Britain's Prime Minister Theresa May gave an important speech last week, just three days before the inauguration of Donald Trump. Her main purpose was to put paid to any suggestion her Government might want to negotiate a "soft" Brexit. It was seeking "not partial membership of the European Union, associate membership or anything that leaves us half-in, half-out," she said. "We do not seek to adopt a model already enjoyed by other countries. We do not seek to hold on to bits of membership as we leave."
But she also made a more important point, and especially timely given the transfer of power in Washington. "The result of [Britain's] referendum was not a decision to turn inward and retreat from the world," she said. The vote, as she interprets it, "was not the moment Britain chose to step back from the world. It was the moment we chose to build a truly global Britain."
Wishful thinking perhaps, but she would not say this if she was not confident most Britons would agree. We have been led to believe last year's voting shocks in the United Kingdom and the United States arose from the same impulse to stop "globalisation" and turn inward, protecting people's national identity and jobs against immigration and international trade.
Immigration certainly. Trump was probably right last week when he told the Times and Bild he believed there would not have been a Brexit were it not for the flood of refugees into Europe the year before. He called German Chancellor Angela Merkel's misjudgment in 2015 "catastrophic" and that does not seem too strong a word now Brexit has happened and he has been elected.
The television images of masses of Syrians, Afghans and North Africans walking into Europe or landing from boats was undoubtedly a contributor to the voting "uprisings" last year, which might continue at elections in France and other European states this year. While the influx was not felt directly in Britain, it highlighted the UK's vulnerability to uncontrolled migration within the EU.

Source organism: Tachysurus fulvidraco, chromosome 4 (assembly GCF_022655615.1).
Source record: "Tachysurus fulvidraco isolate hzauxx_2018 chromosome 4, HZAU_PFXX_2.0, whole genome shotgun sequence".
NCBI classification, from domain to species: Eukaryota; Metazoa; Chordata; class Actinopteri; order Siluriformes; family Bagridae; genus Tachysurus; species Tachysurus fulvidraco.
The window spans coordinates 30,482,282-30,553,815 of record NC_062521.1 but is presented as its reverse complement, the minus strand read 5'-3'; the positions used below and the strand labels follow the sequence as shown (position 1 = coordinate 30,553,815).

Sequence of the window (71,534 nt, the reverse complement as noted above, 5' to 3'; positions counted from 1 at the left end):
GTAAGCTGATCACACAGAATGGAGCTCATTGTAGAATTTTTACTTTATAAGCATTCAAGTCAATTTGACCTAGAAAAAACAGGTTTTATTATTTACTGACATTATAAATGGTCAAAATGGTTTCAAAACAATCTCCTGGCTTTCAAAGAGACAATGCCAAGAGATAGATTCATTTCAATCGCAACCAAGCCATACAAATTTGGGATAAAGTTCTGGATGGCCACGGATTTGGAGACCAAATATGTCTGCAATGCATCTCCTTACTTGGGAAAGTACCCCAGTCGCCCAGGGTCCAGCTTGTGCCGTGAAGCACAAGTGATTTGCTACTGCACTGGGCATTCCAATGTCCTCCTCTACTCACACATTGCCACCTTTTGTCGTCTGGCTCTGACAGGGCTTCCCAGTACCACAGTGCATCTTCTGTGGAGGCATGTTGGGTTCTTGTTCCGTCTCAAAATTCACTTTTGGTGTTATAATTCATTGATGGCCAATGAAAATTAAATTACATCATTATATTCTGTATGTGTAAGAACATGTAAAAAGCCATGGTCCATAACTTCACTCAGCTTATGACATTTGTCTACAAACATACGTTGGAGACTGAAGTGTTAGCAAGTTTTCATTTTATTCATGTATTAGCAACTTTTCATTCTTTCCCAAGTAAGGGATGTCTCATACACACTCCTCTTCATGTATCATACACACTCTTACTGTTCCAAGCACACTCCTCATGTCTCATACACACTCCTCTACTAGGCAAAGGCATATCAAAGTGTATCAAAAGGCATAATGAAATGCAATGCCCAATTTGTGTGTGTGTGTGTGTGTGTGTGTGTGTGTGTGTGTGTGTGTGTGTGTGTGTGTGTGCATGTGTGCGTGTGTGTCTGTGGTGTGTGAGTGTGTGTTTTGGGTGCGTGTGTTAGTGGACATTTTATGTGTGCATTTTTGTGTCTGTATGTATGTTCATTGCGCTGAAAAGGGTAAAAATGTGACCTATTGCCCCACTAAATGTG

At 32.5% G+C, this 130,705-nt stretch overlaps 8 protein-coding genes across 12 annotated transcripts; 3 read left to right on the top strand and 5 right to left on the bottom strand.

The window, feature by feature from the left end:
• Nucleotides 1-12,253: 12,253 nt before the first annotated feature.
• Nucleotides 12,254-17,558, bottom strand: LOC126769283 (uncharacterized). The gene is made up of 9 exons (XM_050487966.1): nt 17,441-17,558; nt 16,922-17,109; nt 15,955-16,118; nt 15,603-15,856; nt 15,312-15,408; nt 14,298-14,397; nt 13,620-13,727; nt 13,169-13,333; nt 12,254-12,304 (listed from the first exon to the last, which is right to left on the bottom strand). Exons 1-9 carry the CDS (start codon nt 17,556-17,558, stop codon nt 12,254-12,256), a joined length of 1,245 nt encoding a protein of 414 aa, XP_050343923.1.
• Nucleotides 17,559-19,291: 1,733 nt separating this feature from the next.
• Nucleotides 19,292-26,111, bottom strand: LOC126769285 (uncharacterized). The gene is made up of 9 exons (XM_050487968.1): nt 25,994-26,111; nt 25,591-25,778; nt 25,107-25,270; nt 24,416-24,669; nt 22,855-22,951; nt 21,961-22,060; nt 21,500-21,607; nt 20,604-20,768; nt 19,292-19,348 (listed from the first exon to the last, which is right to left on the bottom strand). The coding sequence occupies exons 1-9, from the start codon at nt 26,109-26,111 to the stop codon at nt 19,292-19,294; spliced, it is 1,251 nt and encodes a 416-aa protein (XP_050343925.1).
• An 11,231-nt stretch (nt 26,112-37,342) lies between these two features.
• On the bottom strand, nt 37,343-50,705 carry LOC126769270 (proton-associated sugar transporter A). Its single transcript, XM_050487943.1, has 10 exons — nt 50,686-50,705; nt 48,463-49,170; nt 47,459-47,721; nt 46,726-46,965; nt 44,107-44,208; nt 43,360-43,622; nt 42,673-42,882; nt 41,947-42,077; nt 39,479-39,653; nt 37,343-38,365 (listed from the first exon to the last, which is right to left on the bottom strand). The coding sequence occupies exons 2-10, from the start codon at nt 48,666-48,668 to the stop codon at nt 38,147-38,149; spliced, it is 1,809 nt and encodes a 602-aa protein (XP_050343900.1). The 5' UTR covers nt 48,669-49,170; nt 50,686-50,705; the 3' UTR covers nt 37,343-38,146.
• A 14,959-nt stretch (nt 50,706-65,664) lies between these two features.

Brexit was about reclaiming control - of sovereignty. It was not about cancelling trade agreements or repatriating business, as Trump plans for America. Even in America, the people who cheered for Trump appeared more worried about immigration than jobs. The rustbelt jobs disappeared decades ago; migration from Latin America and the Middle East is the more recent worry for those who hear Trump blame it for crime and terrorism. On trade, Trump sounds more protectionist than his people.
Theresa May set out 12 goals for her Brexit negotiations. One of them was to regain control of immigration. Another was to protect workers' rights, by which she meant adopting EU labour law and adding to it by giving workers a voice in company decisions. But it did not mean blocking foreign competition. To the contrary, she wanted Britain to be, "a great global trading nation and one of the firmest advocates for free trade anywhere in the world". This has been Britain's heritage, though it owes more to the 19th century's Liberals than the Tories. But, thankfully, Theresa May is no Trump.